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ILO: Workers send protest to South Korea, discuss labourrights in China

Workers representatives attending this year's International Labour Organisation Conference in Geneva today sent a strong note of protest to the Government of the Republic of Korea (South Korea) expressing "concern and displeasure" over the violation of workers' rights in the country.


Geneva, June 7 2002 (ACTRAV Info): Workers representatives attending this year's International Labour Organisation Conference in Geneva today sent a strong note of protest to the Government of the Republic of Korea (South Korea) expressing "concern and displeasure" over the violation of workers' rights in the country.

The move came in the form of a strongly-worded resolution adopted by some 500 trade union representatives from over nearly 175 countries attending a private session of the Workers' Group of the tripartite (governments, employers, workers) Conference. Information supplied at the meeting puts at thirty the number of people detained in the Republic of Korea for activities considered by the ILO Workers' Group to be legitimate and in line with internationally-recognized labour standards. Approximately 40 others are on the Korean authorities' 'wanted' list. Among those in jail is Dan Byun-ho President of the Korean Confederation of Trade Unions (KCTU). Last year, 200 people were put in jail for trade union activities, workers' representatives say.

The Workers' Group resolution demands that "the government of the Republic of Korea recognise fundamental workers' rights and unconditionally release all detained trade unionists". It says that the workers' rights situation in the Republic of Korea had deteriorated after the Asian economic crisis of 1997.

China
The situation of labour rights in China was also discussed as the Workers' Group gave the floor to China's independent trade union activist Han Dongfang. "I am speaking for those millions of workers who cannot speak out and organize unions", Mr Han said. He described mounting worker discontent in China where, he said, thousands of workers are being laid off without fair compensation. He also denounced the repression of peaceful demonstrations and the arrest of labour activists. He particularly expressed concern over the fate of 4 labour activists who were arrested in Liao Yang City, Liao Ning Province at the beginning of March during a major protest action. Mr Han Dongfang, who spent 3 years in jail for his union activities in 1989, is now based in Hong Kong. He attends the ILO Conference as part as the delegation from the International Confederation of Free Trade Unions (ICFTU).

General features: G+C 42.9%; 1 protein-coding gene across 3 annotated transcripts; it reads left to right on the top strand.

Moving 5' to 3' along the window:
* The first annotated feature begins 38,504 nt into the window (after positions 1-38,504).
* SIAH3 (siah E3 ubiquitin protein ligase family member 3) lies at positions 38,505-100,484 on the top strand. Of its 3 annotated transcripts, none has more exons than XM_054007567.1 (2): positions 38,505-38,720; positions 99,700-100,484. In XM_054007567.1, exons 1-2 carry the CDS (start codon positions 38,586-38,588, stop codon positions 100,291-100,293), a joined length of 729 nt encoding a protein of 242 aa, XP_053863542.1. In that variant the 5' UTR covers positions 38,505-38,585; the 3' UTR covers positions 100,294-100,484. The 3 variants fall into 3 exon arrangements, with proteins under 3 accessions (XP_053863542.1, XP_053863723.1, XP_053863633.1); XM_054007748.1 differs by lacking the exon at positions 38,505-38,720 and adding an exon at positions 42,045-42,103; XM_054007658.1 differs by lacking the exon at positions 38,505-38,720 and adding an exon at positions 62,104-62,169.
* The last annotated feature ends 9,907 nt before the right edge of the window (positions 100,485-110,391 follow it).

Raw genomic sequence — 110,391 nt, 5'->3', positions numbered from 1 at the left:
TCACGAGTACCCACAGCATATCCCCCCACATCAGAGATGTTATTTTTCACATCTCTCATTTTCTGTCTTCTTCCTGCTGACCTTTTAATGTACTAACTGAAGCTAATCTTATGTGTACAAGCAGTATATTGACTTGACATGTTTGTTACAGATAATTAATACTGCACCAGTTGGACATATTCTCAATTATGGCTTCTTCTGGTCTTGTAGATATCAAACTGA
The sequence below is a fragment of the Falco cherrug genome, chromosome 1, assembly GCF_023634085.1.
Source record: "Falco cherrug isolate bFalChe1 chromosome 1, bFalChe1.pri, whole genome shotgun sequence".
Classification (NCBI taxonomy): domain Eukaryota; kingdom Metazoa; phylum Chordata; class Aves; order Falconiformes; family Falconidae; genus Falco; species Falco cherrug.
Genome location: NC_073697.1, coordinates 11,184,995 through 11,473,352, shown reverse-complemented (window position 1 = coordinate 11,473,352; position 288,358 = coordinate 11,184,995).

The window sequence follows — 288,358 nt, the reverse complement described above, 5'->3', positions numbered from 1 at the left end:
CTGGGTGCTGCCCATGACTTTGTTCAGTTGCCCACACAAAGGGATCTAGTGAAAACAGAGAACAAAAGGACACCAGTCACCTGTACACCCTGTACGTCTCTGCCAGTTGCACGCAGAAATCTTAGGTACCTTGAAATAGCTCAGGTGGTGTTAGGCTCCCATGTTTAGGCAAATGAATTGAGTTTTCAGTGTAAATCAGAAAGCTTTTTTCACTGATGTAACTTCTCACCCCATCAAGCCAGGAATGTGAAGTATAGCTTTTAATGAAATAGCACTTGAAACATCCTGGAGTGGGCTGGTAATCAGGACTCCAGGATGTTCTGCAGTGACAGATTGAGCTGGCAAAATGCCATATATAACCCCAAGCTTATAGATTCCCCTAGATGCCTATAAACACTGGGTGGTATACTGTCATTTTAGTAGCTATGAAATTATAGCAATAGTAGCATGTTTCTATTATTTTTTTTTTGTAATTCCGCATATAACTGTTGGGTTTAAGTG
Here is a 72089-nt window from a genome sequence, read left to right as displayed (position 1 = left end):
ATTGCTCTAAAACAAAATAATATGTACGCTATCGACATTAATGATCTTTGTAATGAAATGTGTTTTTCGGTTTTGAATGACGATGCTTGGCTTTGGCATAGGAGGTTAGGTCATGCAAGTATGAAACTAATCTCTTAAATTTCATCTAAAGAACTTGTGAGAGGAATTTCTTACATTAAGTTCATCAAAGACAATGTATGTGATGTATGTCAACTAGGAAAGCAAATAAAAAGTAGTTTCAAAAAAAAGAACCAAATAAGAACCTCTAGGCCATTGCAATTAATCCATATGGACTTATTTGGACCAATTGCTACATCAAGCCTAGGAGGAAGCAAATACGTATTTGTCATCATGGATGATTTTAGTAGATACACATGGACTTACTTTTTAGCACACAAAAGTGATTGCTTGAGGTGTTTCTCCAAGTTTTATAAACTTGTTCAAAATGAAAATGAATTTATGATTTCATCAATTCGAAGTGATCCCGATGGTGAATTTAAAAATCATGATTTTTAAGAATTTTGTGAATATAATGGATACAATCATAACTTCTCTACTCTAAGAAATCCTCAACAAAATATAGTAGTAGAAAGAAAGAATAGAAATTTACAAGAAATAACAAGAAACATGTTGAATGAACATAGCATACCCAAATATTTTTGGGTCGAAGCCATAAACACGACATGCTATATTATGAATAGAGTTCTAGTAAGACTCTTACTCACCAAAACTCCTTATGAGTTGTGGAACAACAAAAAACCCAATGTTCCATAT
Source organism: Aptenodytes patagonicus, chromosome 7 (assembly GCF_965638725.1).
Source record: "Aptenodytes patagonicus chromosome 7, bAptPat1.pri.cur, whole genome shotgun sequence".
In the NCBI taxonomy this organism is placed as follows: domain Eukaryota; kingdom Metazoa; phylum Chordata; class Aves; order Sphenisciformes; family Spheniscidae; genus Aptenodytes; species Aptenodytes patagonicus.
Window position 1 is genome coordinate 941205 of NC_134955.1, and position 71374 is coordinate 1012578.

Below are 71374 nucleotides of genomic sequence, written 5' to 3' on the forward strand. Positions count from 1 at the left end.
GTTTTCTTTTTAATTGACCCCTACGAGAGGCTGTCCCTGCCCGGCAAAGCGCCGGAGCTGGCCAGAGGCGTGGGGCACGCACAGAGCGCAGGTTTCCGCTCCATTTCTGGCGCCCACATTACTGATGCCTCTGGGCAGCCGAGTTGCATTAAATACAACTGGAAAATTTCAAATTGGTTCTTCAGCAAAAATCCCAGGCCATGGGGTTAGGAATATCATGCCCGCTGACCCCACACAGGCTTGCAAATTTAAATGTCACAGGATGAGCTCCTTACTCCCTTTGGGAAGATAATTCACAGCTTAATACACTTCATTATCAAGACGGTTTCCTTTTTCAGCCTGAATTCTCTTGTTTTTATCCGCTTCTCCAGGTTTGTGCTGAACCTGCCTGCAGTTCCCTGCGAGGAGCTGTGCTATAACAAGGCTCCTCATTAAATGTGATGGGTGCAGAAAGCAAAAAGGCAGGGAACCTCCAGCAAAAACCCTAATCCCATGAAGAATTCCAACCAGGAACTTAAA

The worker member of the Chinese delegation to the conference was also given the floor during the Workers' Group discussion. While she acknowledged occurrences of workers' discontent, she stressed the All-China Federation of Trade Unions (ACFTU) efforts to address the issue of laid off workers and unionise workers in the private sector. She, however, rejected claims that workers were arrested for trade union activities and said that the arrest of workers in Liao Yang City was justified as it was linked to their resorting to violent action.

The International Labour Conference, meeting in Geneva on 2-20 June, is the annual assembly and main decision-making body of the UN's International Labour Organisation (ILO). It is attended by some 3.000 delegates and advisers representing governments, employers' organisations and trade unions from 175 countries.

For more details contact: Luc Demaret (ILO Bureau for Workers' Activities (ACTRAV) Tel: 41 22 799 7233, mobile: + 41 (0)78 794 9684, E-mail: demaret@ilo.org

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